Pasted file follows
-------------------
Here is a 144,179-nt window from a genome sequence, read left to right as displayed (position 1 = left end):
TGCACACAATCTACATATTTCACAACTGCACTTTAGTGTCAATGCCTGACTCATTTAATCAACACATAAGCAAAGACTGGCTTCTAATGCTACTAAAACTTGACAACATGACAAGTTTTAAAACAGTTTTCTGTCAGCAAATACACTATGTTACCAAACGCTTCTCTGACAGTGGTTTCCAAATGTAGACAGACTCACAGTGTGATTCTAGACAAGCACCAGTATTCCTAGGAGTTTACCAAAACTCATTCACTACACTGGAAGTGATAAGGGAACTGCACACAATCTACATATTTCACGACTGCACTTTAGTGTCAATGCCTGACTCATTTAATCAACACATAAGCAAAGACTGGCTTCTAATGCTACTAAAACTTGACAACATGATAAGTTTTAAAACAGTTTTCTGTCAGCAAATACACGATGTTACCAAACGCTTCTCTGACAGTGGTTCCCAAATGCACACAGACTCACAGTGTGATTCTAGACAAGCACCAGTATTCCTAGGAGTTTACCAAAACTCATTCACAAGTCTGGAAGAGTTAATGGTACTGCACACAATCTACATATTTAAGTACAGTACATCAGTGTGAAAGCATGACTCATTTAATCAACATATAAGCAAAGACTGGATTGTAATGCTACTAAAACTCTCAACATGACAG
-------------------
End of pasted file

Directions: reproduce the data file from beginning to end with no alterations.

Here is a 144,179-nt window from a genome sequence, read left to right as displayed (position 1 = left end):
TGCACACAATCTACATATTTCACAACTGCACTTTAGTGTCAATGCCTGACTCATTTAATCAACACATAAGCAAAGACTGGCTTCTAATGCTACTAAAACTTGACAACATGACAAGTTTTAAAACAGTTTTCTGTCAGCAAATACACTATGTTACCAAACGCTTCTCTGACAGTGGTTTCCAAATGTAGACAGACTCACAGTGTGATTCTAGACAAGCACCAGTATTCCTAGGAGTTTACCAAAACTCATTCACTACACTGGAAGTGATAAGGGAACTGCACACAATCTACATATTTCACGACTGCACTTTAGTGTCAATGCCTGACTCATTTAATCAACACATAAGCAAAGACTGGCTTCTAATGCTACTAAAACTTGACAACATGATAAGTTTTAAAACAGTTTTCTGTCAGCAAATACACGATGTTACCAAACGCTTCTCTGACAGTGGTTCCCAAATGCACACAGACTCACAGTGTGATTCTAGACAAGCACCAGTATTCCTAGGAGTTTACCAAAACTCATTCACAAGTCTGGAAGAGTTAATGGTACTGCACACAATCTACATATTTAAGTACAGTACATCAGTGTGAAAGCATGACTCATTTAATCAACATATAAGCAAAGACTGGATTGTAATGCTACTAAAACTCTCAACATGACAG